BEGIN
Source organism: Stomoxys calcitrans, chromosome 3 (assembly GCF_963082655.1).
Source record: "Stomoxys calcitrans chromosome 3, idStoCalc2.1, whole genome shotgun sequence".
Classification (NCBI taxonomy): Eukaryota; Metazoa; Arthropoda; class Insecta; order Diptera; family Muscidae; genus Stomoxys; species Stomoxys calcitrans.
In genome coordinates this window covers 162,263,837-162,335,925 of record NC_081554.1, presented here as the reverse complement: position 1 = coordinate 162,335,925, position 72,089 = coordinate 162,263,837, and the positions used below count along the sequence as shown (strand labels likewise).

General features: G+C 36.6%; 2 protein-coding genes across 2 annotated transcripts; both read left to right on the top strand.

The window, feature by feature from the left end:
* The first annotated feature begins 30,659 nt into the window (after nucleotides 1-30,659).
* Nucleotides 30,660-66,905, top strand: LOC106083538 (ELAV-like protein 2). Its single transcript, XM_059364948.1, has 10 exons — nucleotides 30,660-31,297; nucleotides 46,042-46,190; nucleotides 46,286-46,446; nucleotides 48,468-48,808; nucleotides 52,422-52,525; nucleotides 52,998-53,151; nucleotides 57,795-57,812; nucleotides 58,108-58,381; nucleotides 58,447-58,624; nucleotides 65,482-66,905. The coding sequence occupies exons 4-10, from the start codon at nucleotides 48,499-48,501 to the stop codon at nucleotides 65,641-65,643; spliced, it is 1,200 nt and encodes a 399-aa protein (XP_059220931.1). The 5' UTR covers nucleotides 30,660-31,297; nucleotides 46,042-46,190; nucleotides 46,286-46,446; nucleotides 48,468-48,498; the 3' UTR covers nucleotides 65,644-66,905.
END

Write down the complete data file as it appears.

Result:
Source organism: Stomoxys calcitrans, chromosome 3 (assembly GCF_963082655.1).
Source record: "Stomoxys calcitrans chromosome 3, idStoCalc2.1, whole genome shotgun sequence".
Classification (NCBI taxonomy): Eukaryota; Metazoa; Arthropoda; class Insecta; order Diptera; family Muscidae; genus Stomoxys; species Stomoxys calcitrans.
In genome coordinates this window covers 162,263,837-162,335,925 of record NC_081554.1, presented here as the reverse complement: position 1 = coordinate 162,335,925, position 72,089 = coordinate 162,263,837, and the positions used below count along the sequence as shown (strand labels likewise).

General features: G+C 36.6%; 2 protein-coding genes across 2 annotated transcripts; both read left to right on the top strand.

The window, feature by feature from the left end:
* The first annotated feature begins 30,659 nt into the window (after nucleotides 1-30,659).
* Nucleotides 30,660-66,905, top strand: LOC106083538 (ELAV-like protein 2). Its single transcript, XM_059364948.1, has 10 exons — nucleotides 30,660-31,297; nucleotides 46,042-46,190; nucleotides 46,286-46,446; nucleotides 48,468-48,808; nucleotides 52,422-52,525; nucleotides 52,998-53,151; nucleotides 57,795-57,812; nucleotides 58,108-58,381; nucleotides 58,447-58,624; nucleotides 65,482-66,905. The coding sequence occupies exons 4-10, from the start codon at nucleotides 48,499-48,501 to the stop codon at nucleotides 65,641-65,643; spliced, it is 1,200 nt and encodes a 399-aa protein (XP_059220931.1). The 5' UTR covers nucleotides 30,660-31,297; nucleotides 46,042-46,190; nucleotides 46,286-46,446; nucleotides 48,468-48,498; the 3' UTR covers nucleotides 65,644-66,905.